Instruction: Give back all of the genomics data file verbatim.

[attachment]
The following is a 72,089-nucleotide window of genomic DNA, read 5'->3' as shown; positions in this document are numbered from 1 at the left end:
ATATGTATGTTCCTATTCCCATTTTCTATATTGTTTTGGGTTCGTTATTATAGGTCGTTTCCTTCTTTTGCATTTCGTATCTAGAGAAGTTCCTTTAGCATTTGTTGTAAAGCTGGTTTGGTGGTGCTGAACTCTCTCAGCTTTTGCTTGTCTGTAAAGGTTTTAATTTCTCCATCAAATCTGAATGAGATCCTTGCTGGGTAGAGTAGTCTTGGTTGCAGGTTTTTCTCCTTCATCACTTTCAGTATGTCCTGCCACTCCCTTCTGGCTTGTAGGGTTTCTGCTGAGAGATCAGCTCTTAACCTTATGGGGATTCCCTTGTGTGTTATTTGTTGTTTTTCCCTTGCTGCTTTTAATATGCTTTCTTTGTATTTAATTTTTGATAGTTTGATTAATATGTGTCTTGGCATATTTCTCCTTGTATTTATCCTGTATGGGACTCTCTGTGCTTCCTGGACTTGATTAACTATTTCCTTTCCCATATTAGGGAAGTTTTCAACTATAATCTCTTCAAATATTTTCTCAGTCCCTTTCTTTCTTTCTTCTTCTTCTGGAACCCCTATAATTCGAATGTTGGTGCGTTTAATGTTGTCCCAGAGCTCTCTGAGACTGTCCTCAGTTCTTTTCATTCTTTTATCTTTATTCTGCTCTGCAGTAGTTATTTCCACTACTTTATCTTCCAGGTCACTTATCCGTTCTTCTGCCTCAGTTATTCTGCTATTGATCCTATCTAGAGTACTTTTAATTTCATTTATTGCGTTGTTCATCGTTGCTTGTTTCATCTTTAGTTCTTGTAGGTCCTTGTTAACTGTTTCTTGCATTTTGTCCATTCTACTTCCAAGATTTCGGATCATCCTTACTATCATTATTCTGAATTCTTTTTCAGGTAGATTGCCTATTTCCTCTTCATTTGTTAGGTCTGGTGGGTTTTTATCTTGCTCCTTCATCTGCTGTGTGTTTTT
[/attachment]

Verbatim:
The following is a 72,089-nucleotide window of genomic DNA, read 5'->3' as shown; positions in this document are numbered from 1 at the left end:
ATATGTATGTTCCTATTCCCATTTTCTATATTGTTTTGGGTTCGTTATTATAGGTCGTTTCCTTCTTTTGCATTTCGTATCTAGAGAAGTTCCTTTAGCATTTGTTGTAAAGCTGGTTTGGTGGTGCTGAACTCTCTCAGCTTTTGCTTGTCTGTAAAGGTTTTAATTTCTCCATCAAATCTGAATGAGATCCTTGCTGGGTAGAGTAGTCTTGGTTGCAGGTTTTTCTCCTTCATCACTTTCAGTATGTCCTGCCACTCCCTTCTGGCTTGTAGGGTTTCTGCTGAGAGATCAGCTCTTAACCTTATGGGGATTCCCTTGTGTGTTATTTGTTGTTTTTCCCTTGCTGCTTTTAATATGCTTTCTTTGTATTTAATTTTTGATAGTTTGATTAATATGTGTCTTGGCATATTTCTCCTTGTATTTATCCTGTATGGGACTCTCTGTGCTTCCTGGACTTGATTAACTATTTCCTTTCCCATATTAGGGAAGTTTTCAACTATAATCTCTTCAAATATTTTCTCAGTCCCTTTCTTTCTTTCTTCTTCTTCTGGAACCCCTATAATTCGAATGTTGGTGCGTTTAATGTTGTCCCAGAGCTCTCTGAGACTGTCCTCAGTTCTTTTCATTCTTTTATCTTTATTCTGCTCTGCAGTAGTTATTTCCACTACTTTATCTTCCAGGTCACTTATCCGTTCTTCTGCCTCAGTTATTCTGCTATTGATCCTATCTAGAGTACTTTTAATTTCATTTATTGCGTTGTTCATCGTTGCTTGTTTCATCTTTAGTTCTTGTAGGTCCTTGTTAACTGTTTCTTGCATTTTGTCCATTCTACTTCCAAGATTTCGGATCATCCTTACTATCATTATTCTGAATTCTTTTTCAGGTAGATTGCCTATTTCCTCTTCATTTGTTAGGTCTGGTGGGTTTTTATCTTGCTCCTTCATCTGCTGTGTGTTTTT